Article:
How a Professional Landlord Manages Contractors: Like a BOSS
50% of workers say they’re not sure what’s expected of them in their job. Sounds crazy, but it’s true!
The Royal Rose Properties Maintenance Department deals with an extraordinary range of contractors, from the down-and-dirty “Chuck with a truck” guys to professional builders who offer ALL the services – and charge you for all those bells and whistles, too. They also vary just as widely in their business acumen, organizational ability, and communication skills.
As such, we’ve had to carefully tune our communications to maximize the impact each message we send has on our contractors. Here’s how we do it, courtesy of a snippet from the actual guide we give every person in our Maintenance Department:
Managing Contractors like a BOSS
What’s the difference between the way that your boss talks to you and the way a coworker talks to you? Hopefully, both are fundamentally respectful – but there’s always going to be a difference between the two, because ultimately, you are accountable to your boss. It’s important to remember that as a member of the Maintenance Department, YOU are the boss to our contractors. With that in mind, let’s talk a bit about how to be a boss (in an appropriate and respectful way).
URGENT: When can you ASAP please? – Talking Like a Boss
Check out these five ways of saying the same thing:
• We require regular updates on the progress of work.
• Hey, Franco, any update on the situation with back stairs at 42 Johnbert please?
• Franco, when are you going to be able to update me on the back stairs at 42 Johnbert?
• Franco, I need an update on 42 Johnbert’s back stairs by tomorrow 4:30PM please.
• URGENT: Franco, please call me IMMEDIATELY re: 42 Johnbert’s back stairs.
The difference is urgency. The first request is obviously not even a real request, it’s just a warning of future requests and it will be summarily ignored by absolutely everyone. The second isn’t actually asking for an update, it’s only asking if there is an update – the urgency is zero. The third also isn’t asking for an update, but it at least asks for a commitment, which is more urgent than the first two.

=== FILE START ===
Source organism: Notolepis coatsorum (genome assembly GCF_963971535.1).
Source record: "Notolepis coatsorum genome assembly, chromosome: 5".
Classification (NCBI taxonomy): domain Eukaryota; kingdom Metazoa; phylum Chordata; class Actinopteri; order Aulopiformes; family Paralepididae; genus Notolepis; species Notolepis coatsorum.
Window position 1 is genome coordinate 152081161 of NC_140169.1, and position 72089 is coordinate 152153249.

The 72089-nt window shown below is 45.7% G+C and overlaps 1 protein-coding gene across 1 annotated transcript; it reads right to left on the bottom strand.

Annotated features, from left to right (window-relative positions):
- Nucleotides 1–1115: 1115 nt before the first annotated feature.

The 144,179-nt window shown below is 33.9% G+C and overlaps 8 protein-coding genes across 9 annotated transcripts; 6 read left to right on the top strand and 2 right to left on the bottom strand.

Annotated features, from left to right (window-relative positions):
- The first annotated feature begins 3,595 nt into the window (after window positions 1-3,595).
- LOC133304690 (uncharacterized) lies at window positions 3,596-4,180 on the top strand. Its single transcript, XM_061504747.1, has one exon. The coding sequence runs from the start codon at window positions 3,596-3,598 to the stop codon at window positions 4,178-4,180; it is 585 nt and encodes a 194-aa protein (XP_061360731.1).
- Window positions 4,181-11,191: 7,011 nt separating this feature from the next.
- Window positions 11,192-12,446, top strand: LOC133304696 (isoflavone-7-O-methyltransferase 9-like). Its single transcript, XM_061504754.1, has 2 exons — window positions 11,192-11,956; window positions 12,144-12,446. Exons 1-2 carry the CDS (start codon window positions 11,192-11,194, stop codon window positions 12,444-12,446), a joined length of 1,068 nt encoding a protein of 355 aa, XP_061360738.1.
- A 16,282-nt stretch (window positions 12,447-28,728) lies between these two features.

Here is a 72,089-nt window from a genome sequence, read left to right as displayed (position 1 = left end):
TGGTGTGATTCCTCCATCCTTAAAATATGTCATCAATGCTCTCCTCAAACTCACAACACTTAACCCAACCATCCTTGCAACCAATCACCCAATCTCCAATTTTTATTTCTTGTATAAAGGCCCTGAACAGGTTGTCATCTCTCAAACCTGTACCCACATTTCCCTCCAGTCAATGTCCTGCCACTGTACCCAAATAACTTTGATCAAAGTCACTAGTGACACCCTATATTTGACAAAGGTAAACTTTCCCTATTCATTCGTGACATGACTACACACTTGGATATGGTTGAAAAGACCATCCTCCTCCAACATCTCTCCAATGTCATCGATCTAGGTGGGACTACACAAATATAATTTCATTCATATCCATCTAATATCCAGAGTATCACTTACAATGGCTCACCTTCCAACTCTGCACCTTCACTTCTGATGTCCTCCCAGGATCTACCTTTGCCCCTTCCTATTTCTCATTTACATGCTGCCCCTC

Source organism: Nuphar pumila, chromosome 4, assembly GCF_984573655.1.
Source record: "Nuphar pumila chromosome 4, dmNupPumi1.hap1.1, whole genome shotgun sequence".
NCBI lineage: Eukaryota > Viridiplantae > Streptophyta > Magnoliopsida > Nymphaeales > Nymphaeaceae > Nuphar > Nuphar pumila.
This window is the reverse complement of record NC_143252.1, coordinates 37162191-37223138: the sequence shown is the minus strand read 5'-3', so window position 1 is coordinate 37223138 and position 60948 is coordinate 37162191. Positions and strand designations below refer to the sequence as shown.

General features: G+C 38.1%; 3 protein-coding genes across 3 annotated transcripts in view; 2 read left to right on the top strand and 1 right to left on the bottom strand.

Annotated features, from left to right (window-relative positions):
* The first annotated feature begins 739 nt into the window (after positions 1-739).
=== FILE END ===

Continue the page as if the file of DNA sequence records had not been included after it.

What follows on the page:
The fourth one is the only one that actually requests the information you want — by putting a deadline in, you’re giving them as much flexibility as you can afford as to exactly when they get the job done. This should be standard-issue for most communications with contractors. The fifth one, obviously at maximum (texted) urgency, is only appropriate for Urgent (and higher)-priority Work Orders.
Based on the expected turnaround time for each Work Order, we should be using the fourth kind of message to communicate our intended schedule every time we send an email or a text to a contractor.
Followups: “Channel Urgency” vs. “Message Urgency”
Of course, there will absolutely be times when the contractor you’re communicating with doesn’t respond to you. The way to respond to this isn’t by increasing the urgency of the message (unless, again, it’s an emergency) – it’s to send a similar message on a more urgent channel. In order of urgency, the channels we use are:
• SMS/text messaging
• Phone call and leave a voice message
• Phone call and keep calling back continuously until they pick up
So for example if you have a Rush Work Order, and you emailed the contractor yesterday with no response today, you should send a text message. If you don’t get a response to the text message by the next morning, call them and if they don’t pick up, leave a voice message requesting a response that day. And if you reach day 4 (of the 5-day target for Rush jobs!), call them and keep calling until they answer.
People think of Maintenance as the people who go out and fix things – and if you’re a landlord, that’s probably true. But for a property manager, Maintenance is all about managing those folks – and the best way to manage is, of course, like a Boss.